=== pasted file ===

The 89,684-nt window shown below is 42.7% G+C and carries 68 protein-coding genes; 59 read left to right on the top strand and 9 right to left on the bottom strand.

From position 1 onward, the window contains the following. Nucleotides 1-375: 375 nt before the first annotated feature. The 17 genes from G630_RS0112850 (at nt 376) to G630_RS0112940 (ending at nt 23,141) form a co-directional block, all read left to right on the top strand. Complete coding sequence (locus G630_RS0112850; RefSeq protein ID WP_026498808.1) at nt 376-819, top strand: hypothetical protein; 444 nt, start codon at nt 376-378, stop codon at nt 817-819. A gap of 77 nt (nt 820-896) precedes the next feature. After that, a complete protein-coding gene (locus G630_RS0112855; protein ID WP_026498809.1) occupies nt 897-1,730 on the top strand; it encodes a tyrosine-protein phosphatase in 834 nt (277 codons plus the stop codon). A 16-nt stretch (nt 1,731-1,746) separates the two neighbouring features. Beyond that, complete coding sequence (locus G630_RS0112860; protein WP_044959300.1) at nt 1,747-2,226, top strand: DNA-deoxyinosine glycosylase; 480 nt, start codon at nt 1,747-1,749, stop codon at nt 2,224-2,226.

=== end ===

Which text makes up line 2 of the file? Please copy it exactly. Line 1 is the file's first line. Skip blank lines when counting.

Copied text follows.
From position 1 onward, the window contains the following. Nucleotides 1-375: 375 nt before the first annotated feature. The 17 genes from G630_RS0112850 (at nt 376) to G630_RS0112940 (ending at nt 23,141) form a co-directional block, all read left to right on the top strand. Complete coding sequence (locus G630_RS0112850; RefSeq protein ID WP_026498808.1) at nt 376-819, top strand: hypothetical protein; 444 nt, start codon at nt 376-378, stop codon at nt 817-819. A gap of 77 nt (nt 820-896) precedes the next feature. After that, a complete protein-coding gene (locus G630_RS0112855; protein ID WP_026498809.1) occupies nt 897-1,730 on the top strand; it encodes a tyrosine-protein phosphatase in 834 nt (277 codons plus the stop codon). A 16-nt stretch (nt 1,731-1,746) separates the two neighbouring features. Beyond that, complete coding sequence (locus G630_RS0112860; protein WP_044959300.1) at nt 1,747-2,226, top strand: DNA-deoxyinosine glycosylase; 480 nt, start codon at nt 1,747-1,749, stop codon at nt 2,224-2,226.